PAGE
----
My grandfather was a butcher. And though he has long since passed, I recall his passion for service and his love of animals, even though he thought that his obligation to the world was to use their flesh as food. The juxtaposition of a benign, kindly man flaying the flesh of an animal, their blood and sinew seeping onto the linoleum floor, transmuting their fat and muscle into the stuff of delicatessens and hors d’oeuvres for family gatherings, has not been lost on me. Today, I pursue animal welfare work as a matter of course with my duties as an Orthodox rabbi and a social justice activist.
In truth, I think of my grandfather often when engaging in both lines of vocation. None more so than last week, with the news that recently-introduced national slaughterhouse policies in Paraguay would phase out the use of the shackle and hoist method by the end of 2017 in their regular course of operation after undercover footage brought daylight to these disturbing practices. While the shackle and hoist method of slaughter is singularly brutal, why should a rabbi care about Paraguayan abattoir regulations? Because Paraguay is among the largest exporters of kosher meat to Israel, and while Israel bans the shackling and hoisting method within its borders, guidelines on the books are being enforced within Israel but are being ignored by Israeli authorities in foreign establishments outside of the country. And, unfortunately, imported beef in Israel today is the rule, not the exception. It is a lamentable statement on the kosher meat industry that the demand to satiate the taste for cheap steak, veal, and other products has created a cycle of deprivation, suffering, and extraordinary cruelty to innocent creatures.
What was once the purview of family or small-farm-owned operations has grown into an almost unstoppable behemoth of callousness towards God’s creatures. Industry officials have taken the position that kosher consumers would rather ignore the actuality of animals being mistreated as long as meat is cheap and available. They view their role as only improving accessibility to their “product.” This position is as religiously offensive as it is morally unsustainable.
Certainly, as the Jewish population of the world hungered for more readily available meat, kosher slaughter followed the trend of the non-kosher meat industry towards massive industrial production methods, with animals existing for months or years in the bleakest conditions before the trauma of a sharp slice across the jugular followed by being hung upside-down to bleed to death. Acknowledging the contemporary reality of kosher slaughter has been difficult for me as an Orthodox rabbi. The commitment to the timeless ritual of keeping kosher is central to Jewish survival and continuity. And while I ceased eating meat years ago after learning about the brutalities pervasive in the industry, I’m still heavily invested in improving conditions for the animals who can’t escape the slaughter plant, and for the workers doomed to labor inside such houses of horror. The existence of so many wrongs weighs on my soul.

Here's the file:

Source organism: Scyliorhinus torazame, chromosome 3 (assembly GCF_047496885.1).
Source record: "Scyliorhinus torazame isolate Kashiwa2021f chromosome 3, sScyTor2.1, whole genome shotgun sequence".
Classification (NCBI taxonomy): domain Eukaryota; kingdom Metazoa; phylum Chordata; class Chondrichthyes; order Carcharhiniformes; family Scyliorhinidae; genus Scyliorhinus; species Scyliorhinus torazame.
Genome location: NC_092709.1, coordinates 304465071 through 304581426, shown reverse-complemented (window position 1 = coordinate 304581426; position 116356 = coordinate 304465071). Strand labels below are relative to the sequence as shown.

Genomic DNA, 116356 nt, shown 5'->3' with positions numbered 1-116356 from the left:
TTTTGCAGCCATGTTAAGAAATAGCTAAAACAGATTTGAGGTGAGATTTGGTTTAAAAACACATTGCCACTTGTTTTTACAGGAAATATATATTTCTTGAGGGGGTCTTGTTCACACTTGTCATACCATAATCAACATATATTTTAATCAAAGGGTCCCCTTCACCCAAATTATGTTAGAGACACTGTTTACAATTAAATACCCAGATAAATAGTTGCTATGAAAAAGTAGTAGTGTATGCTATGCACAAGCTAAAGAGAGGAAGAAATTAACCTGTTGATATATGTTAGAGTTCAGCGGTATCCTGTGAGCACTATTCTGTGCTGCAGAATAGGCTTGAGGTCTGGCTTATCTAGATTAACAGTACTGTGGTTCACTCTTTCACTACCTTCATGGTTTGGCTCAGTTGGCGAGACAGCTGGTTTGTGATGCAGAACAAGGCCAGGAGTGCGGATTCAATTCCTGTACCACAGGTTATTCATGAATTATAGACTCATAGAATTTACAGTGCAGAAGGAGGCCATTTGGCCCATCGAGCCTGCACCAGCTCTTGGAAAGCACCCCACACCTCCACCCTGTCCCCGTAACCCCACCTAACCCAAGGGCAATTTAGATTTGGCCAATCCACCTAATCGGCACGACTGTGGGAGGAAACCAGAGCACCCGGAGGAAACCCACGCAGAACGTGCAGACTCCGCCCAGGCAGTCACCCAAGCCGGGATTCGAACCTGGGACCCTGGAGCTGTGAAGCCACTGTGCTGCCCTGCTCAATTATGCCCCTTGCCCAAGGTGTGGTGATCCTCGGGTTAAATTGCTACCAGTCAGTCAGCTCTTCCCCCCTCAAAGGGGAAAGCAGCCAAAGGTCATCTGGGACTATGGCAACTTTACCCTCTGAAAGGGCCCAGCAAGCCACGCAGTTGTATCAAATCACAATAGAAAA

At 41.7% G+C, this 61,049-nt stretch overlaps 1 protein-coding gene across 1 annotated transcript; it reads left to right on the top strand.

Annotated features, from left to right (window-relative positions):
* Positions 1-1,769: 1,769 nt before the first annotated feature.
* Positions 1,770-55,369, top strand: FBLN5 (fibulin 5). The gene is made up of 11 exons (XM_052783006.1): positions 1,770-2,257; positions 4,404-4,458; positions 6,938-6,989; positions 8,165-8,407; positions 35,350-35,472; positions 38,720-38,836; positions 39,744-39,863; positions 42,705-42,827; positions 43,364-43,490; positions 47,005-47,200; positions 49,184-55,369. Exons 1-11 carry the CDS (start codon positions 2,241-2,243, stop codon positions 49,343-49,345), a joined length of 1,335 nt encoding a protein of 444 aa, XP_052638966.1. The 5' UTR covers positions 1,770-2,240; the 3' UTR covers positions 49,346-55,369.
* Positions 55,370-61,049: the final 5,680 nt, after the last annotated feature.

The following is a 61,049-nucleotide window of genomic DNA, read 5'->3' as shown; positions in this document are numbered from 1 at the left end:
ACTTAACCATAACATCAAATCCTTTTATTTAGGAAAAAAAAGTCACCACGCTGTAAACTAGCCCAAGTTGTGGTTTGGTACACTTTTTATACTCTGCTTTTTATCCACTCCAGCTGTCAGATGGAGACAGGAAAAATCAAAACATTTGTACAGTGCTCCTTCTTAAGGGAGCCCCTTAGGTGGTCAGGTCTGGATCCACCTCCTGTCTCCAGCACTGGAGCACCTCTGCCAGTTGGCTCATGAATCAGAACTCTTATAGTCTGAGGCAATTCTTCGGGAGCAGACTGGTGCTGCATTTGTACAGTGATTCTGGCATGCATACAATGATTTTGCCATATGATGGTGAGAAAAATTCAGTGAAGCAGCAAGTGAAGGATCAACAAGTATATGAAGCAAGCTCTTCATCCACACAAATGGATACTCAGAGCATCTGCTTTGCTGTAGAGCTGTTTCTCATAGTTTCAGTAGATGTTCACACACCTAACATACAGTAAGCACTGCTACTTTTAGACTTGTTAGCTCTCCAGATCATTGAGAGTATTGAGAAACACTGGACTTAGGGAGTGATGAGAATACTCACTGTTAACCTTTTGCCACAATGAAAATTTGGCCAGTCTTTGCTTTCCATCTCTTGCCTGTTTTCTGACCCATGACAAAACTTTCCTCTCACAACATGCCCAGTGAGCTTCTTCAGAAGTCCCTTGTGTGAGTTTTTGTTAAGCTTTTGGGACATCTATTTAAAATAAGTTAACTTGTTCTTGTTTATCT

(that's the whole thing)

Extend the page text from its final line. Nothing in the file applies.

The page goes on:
Kosher consumers who wish to return the industry to a more accountable scale — an ever-growing number — should be agitating for change. The American kosher industry will continue to import meat from Uruguay and Argentina (and other major exporters) where shackle and hoist is continuing unabated if kosher consumers keep purchasing it, but the time when meat conglomerates can obfuscate the truth of their practices is coming to an end. Frankly, the elevation of bottom lines over Godly respect for animals should bring about greater communal introspection about our sacred duty as stewards of the earth.
The move by Israel to pressure foreign suppliers to abide by world animal welfare standards, however, shows the start of a sea change towards humaneness. American kosher consumers must go further.The publicizing of abuses to the wider world, not simply the Jewish community, and the growing awareness of health and ethical concerns linked to meat consumption has engendered a demand for greater transparency, third-party audits for animal welfare, and more plant-based alternatives to animal products. After all, why accept any violence against animals when there are perfectly suitable, healthier, animal-free options available to us?
In the midst of celebrating Passover, I’m reminded of a story about Yisrael Salanter, the nineteenth century Lithuanian rabbi and founder of the mussar movement, who was asked to certify a matzoh factory. After inspecting the factory at great length, he declined to certify the factory as kosher because of how the workers were treated. They were overworked without respite or care. This ethical reason was reason enough for Rabbi Salanter to deny a much-needed kosher certification. Such a commitment to ethical concerns, while technically separate from the kosher laws themselves, shows that supplemental but vital moral mandates have always been interwoven with ritual laws. Indeed, when we don’t remember that we are here to respect and cherish the works of the Divine, we concede our moral primacy as human beings. Hopefully this is not so, and kosher consumers’ will move towards more concern for animal welfare which will impact all corners of the meat industry.